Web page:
• Separation of duties: There should be separate credentials for each identity access. Human accounts should be responsible for administering a particular instance or an instance factory. Machine accounts should be the sole consumers of that privilege by having the minimal required permissions to perform a task. For example:

An application named X needs to possess credentials for accessing the database server. Two separate accounts for X should be created. One for the human admin that can change the database credentials on demand, and one for the Machine operator to read them.

  • Role-Based Controls: In addition, all Machine and Human Accounts should be part of a larger permission pool that assigns permissions based on a role. For example, instead of assigning permissions individually on each user or machine, we add them in pools of different types of roles. Each role has a different permission class. Some can read, others can modify, etc. The idea is to simplify policy assignment.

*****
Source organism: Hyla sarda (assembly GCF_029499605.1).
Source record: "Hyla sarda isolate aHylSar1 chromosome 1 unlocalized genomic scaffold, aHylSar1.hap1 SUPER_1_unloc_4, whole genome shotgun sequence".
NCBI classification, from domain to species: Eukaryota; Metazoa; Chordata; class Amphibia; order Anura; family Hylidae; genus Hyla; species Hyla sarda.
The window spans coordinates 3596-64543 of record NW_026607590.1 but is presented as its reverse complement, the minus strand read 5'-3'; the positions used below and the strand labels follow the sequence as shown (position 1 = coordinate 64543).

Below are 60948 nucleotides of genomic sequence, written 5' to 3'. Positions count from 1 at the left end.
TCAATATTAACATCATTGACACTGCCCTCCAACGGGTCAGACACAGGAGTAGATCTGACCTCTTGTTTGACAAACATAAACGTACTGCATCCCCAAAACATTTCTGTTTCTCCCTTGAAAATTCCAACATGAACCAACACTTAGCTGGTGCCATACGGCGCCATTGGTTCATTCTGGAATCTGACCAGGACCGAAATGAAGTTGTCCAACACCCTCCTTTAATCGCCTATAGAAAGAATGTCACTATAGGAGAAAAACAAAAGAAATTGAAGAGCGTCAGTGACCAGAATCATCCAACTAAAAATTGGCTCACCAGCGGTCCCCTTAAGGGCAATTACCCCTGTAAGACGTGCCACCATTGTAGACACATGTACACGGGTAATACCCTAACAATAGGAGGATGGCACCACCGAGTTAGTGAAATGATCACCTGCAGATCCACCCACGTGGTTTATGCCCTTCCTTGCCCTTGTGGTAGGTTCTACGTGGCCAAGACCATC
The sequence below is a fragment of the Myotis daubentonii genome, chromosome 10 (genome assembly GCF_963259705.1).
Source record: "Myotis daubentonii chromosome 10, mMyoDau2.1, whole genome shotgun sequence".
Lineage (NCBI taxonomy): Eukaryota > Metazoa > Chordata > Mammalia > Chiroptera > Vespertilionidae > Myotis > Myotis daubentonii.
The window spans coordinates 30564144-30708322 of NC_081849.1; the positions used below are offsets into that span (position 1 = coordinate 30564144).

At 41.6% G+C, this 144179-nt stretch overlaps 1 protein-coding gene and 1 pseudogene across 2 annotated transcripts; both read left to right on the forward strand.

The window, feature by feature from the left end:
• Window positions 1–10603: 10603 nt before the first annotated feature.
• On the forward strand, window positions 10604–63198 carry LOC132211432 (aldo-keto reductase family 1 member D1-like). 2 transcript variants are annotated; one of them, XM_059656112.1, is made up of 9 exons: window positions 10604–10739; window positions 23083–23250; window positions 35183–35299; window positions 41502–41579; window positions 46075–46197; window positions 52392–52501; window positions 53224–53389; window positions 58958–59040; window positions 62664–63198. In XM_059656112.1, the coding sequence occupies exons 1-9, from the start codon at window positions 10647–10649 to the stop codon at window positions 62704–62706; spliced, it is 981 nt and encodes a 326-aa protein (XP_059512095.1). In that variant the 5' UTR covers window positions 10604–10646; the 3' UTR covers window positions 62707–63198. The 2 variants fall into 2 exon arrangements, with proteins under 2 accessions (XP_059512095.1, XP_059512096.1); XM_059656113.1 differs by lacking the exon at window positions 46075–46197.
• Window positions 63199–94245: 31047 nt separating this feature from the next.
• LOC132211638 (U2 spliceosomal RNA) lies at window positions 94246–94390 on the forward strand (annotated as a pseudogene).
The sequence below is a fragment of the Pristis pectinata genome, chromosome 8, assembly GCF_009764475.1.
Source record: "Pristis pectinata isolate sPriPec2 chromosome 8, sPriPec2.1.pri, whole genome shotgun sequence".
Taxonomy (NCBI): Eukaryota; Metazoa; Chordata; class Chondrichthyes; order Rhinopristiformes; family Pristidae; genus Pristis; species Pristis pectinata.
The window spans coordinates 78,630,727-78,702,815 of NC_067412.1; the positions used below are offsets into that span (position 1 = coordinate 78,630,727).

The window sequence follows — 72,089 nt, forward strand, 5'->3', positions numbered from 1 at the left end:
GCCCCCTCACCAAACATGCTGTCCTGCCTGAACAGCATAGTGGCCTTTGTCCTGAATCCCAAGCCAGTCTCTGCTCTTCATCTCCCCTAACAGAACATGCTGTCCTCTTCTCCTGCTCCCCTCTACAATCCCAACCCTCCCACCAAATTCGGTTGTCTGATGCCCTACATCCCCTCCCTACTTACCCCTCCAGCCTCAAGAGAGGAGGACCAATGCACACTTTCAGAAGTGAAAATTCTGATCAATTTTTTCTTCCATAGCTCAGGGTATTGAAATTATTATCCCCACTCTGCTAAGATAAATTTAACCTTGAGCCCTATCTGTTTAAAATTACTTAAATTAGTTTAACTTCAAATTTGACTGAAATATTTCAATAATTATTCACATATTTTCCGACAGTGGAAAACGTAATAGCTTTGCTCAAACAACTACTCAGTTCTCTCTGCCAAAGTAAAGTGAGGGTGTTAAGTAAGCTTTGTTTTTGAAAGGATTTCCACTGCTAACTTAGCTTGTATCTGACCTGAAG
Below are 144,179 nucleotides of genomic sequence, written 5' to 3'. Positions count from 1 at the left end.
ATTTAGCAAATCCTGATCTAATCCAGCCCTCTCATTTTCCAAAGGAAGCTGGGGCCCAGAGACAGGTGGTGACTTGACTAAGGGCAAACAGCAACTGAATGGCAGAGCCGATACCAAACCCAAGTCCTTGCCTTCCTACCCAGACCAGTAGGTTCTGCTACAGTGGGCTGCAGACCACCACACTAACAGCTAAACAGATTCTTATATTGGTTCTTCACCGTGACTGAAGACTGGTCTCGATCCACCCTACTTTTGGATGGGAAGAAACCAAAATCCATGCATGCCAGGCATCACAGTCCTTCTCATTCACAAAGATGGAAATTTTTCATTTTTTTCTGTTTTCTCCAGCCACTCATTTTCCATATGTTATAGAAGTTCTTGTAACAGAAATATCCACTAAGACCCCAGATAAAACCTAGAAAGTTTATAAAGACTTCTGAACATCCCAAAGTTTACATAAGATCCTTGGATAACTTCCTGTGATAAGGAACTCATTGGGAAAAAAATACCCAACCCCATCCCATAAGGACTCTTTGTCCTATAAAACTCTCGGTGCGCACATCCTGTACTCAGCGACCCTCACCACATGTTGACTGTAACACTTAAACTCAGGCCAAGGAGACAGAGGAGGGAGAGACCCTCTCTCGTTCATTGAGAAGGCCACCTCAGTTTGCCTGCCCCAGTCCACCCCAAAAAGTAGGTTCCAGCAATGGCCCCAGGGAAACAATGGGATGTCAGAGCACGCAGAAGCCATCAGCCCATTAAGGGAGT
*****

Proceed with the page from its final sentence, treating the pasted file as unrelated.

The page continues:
• Retrieving secrets from storing them in an opaque way: Your application, host or machine at runtime will fetch the secrets and use them to perform other tasks such as communicating with an API or decrypting some data. If those secrets are hard coded in a file, then they can be clearly viewed or leaked. Plus, if we want to alter them, we would need to clone the repository, make the configuration changes, push them for review, deploy them, and restart the application if they don’t reload when those secrets change.

This is a non-trivial secrets management issue that requires the application to know too much about the secrets, and to change every time the secrets change. A better way is to separate this secrets management functionality so that the application is unaware of any secrets required in the codebase.

The application will perform some operations that require secrets to be used, such as a database connection using minimal credentials (only username for example). Then, a broker that runs alongside can intercept the connection and provide a secret to complete the connection string to the target database. In that way we are relieving our application from managing secrets, once and for all.